Plan set to reintroduce native trout in Taylor Creek
As long as there are no unforeseen problems, fishery biologists likely will plant 50,000 Lahontan cutthroat trout eggs in Taylor Creek within the next few months in an attempt to reintroduce the once-native fish back into Lake Tahoe.
“It’s an experiment,” said Stafford Lehr, fisheries biologist with the California Department of Fish and Game. “The chances of failure are much greater than the chances of success.”
Lahontan cutthroat trout disappeared from Lake Tahoe in the 1930s, victimized by overfishing, introduction of non-native fish and other human factors. An effort to reintroduce the fish in the 1960s failed.
Lahontan cutthroat trout currently are planted in Echo and Upper Angora lakes. They also are present in the Upper Truckee River, but no fisheries of notable size are present in Lake Tahoe itself.
Scientists want to closely monitor the eggs and their development. Officials hope the young fish will swim downstream to Lake Tahoe in August.
Fish and Game is planning the experiment with the help of the U.S. Forest Service and the local chapter of Trout Unlimited. Long-term monitoring is a major part of the project, which also will provide scientific data about other fish in Taylor Creek, such as the kokanee salmon and rainbow trout.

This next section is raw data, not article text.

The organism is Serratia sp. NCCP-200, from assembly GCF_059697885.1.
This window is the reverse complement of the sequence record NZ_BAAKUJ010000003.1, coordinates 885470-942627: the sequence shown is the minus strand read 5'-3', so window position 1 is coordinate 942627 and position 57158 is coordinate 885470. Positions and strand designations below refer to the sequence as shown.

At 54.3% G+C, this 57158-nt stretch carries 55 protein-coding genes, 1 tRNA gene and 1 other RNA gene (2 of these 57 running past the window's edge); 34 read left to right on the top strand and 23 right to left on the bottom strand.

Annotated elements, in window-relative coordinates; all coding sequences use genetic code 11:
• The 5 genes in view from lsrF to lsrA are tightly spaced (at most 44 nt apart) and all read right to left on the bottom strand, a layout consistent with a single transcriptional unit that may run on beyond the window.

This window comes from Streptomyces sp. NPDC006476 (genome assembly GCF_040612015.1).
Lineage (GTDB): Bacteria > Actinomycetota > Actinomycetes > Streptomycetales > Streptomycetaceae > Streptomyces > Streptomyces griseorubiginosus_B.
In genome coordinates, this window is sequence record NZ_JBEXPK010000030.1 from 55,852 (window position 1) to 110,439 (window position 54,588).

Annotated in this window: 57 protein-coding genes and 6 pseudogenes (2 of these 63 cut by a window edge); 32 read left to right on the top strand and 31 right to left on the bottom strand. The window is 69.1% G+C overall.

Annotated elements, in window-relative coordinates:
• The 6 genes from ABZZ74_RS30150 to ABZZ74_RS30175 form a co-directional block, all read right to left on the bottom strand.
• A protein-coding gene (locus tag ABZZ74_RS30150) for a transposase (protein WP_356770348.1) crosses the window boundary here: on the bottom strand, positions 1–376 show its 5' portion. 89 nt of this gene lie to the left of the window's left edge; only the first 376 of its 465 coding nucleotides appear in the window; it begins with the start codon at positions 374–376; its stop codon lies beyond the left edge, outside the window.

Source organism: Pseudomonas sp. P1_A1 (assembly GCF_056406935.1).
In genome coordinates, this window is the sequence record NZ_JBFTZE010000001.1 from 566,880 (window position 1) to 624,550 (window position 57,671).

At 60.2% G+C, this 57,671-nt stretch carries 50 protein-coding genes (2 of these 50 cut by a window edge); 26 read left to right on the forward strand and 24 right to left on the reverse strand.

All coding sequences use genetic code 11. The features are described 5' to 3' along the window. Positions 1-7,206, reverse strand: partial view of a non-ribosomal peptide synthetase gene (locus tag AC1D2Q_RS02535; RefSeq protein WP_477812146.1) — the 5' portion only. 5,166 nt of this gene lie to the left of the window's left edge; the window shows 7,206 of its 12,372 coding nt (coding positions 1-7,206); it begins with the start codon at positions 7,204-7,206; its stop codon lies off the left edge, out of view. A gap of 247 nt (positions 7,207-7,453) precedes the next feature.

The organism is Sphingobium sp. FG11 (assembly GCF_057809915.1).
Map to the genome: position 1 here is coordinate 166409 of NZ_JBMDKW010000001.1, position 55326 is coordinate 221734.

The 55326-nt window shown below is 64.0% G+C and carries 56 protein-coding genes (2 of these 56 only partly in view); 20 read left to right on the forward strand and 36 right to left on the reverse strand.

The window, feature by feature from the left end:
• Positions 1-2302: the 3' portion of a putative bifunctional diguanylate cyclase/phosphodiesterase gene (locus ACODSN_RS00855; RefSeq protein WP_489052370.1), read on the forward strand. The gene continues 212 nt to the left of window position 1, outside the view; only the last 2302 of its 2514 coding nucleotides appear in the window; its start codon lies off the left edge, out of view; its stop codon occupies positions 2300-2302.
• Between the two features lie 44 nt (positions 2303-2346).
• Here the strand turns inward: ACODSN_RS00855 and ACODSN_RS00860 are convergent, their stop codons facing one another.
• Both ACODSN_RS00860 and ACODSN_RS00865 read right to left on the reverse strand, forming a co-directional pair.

Lehr said Fish and Game doesn’t anticipate the reintroduction causing any problems with the habitats of the other aquatic life. While Lahontan cutthroat trout spawn in the spring, kokanee salmon spawn in the fall.
“It’s not like we’re trying to introduce something exotic into Tahoe,” he said. “We’re introducing a native fish. We don’t believe this will create a conflict with the other fish.”
The trout eggs will come from Alpine County’s Heenan Lake and will have the closest genetic match available to the original Lake Tahoe fish. Heenan Lake’s Lahontan cutthroat trout actually came from Lake Tahoe in the 1880s.
Lehr said fish that hatch, develop and survive in the lake could return to Taylor Creek within a year, with the bulk returning to spawn in three or four years.
He said as few as 1 percent might survive.
”If we could get 50 to 100 returned fish it would be considered a success,” Lehr said.
That is if officials are actually able to conduct the experiment.
“I would say the chances are greater than 50 percent that we’ll do this. It’s likely it will occur, but there are still a lot of hoops to go through, still a lot of things we need to do,” Lehr said. “We’re doing this as an educational experiment, working in cooperation with local interests. We have a plan, an outline we’re working off of. If anything among our cooperators doesn’t come through, it’s not going to happen.”
– The Associated Press contributed to this report
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